Tuesday, August 15, 2006
The Necessity of Discomfort
Jay Gress has an enlightening piece over at National Review Online: "Warm-Wipe Parenting: Bad habits start at the baby megastore." As a father, I could only nod my head in agreement as I read his thoughts from shopping for baby products. Here is an excerpt:
One product, however, proved to be just too much for me. Though my wife insisted on its necessity, I could not seem to justify the immediate expense or the lasting consequences of owning what is known as a “wipe warmer.” This silly apparatus claims to “take the jolt out” of wiping a baby’s undercarriage by warming the moist “baby wipes” to a more balmy temperature. As if “room temperature” is somehow abusively cold. This is one of those shame products that you’re supposed to buy so that you don’t raise the ire of visitors to your baby nursery. (“Did you hear? The Gresses are not warming their baby wipes! Unconscionable! Don’t they know that their baby could get Sudden Sphincter Frostnip?”)
Before moving to Washington, D.C., I worked as a mountain guide in the Rocky and Cascade mountain ranges of the Pacific Northwest, leading winter mountaineering and backcountry skiing excursions. On extended trips, toilet paper often consisted of carefully shaped snowballs — so I’m not at all sympathetic to the idea that my kids cannot stand a mildly cool wipe of the bum that lasts about two thirds of a second.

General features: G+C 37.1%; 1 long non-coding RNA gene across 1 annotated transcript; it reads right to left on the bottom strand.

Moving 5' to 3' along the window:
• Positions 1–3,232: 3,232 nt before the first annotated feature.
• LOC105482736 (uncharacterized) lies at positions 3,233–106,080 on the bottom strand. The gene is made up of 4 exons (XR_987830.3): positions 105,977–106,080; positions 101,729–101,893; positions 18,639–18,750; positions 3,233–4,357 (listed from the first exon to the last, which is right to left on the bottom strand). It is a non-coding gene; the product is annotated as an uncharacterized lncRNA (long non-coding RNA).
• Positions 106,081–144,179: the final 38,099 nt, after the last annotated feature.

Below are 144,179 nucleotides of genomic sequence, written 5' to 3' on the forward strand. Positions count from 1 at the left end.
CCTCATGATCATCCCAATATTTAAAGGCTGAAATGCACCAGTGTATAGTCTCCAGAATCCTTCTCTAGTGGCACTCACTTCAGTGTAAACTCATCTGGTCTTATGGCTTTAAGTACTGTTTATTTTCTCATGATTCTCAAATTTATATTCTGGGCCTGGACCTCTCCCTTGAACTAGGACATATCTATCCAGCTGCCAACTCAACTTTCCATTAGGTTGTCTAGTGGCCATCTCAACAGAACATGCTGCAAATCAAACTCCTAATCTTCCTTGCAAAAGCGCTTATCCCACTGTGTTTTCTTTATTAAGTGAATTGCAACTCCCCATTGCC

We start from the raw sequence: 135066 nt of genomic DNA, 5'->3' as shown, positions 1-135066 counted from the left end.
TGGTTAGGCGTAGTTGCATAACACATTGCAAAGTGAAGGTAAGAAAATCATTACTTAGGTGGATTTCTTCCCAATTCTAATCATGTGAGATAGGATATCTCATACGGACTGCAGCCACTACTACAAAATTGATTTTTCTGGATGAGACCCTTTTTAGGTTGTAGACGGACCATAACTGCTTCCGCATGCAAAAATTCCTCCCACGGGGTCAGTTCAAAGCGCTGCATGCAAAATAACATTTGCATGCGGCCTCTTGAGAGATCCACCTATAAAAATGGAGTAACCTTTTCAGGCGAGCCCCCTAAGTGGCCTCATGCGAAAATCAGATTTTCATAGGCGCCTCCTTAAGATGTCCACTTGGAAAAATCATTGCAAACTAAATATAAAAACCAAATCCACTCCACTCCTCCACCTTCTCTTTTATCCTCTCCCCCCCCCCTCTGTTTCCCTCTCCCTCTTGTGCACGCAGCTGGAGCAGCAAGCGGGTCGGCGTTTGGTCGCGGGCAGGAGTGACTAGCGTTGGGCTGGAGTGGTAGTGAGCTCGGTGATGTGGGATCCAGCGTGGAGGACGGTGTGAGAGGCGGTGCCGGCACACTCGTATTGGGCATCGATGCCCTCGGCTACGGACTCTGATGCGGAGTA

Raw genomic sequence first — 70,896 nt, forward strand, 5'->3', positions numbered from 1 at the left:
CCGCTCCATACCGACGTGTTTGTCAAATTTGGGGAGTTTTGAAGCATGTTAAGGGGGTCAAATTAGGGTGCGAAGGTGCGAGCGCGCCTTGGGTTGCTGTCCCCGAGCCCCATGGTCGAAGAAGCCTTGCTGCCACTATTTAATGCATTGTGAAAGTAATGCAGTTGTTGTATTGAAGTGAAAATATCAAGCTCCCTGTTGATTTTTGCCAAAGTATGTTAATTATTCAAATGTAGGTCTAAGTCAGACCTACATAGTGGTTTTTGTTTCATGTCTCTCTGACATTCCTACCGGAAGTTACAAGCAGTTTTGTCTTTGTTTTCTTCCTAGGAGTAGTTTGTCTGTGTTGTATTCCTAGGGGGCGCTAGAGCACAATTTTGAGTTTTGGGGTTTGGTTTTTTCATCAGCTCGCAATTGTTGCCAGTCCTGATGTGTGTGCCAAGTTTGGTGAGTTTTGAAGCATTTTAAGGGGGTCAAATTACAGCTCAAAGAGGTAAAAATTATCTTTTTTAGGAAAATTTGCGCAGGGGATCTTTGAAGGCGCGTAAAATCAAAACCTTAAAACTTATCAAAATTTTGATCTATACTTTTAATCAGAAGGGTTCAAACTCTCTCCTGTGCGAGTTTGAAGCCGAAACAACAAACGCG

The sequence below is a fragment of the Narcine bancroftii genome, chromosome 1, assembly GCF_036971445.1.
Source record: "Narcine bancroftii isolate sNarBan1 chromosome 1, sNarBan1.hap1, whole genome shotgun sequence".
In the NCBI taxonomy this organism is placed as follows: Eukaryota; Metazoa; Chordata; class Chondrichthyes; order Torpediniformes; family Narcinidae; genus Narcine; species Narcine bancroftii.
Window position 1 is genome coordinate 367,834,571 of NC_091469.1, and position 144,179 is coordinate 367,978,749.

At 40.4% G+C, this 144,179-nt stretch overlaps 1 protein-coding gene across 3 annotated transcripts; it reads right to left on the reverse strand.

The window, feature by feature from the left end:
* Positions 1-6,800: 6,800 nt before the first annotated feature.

What most concerns me about the wipe warmer is the attitude it could engender, and that I’ll one day wake up to realize that I have raised exceedingly effete and spoiled children who cower from any “jolt” or discomfort. I fear that they will recoil from worthy pursuits that involve suffering, like studying and work, and worry how they will react to the compulsory sufferings of life. I do not know whether our kids will take up pursuits such as mountaineering like their father, or marathon running like their mother — two pursuits which can stockpile suffering, but can also develop degrees of character and confidence not found in, say, videogames. But I’d at least like them to be comfortable with austerity and quiet in the face of adversity. In short, the wipe warmer represents an affront to everything that I want my kids to be.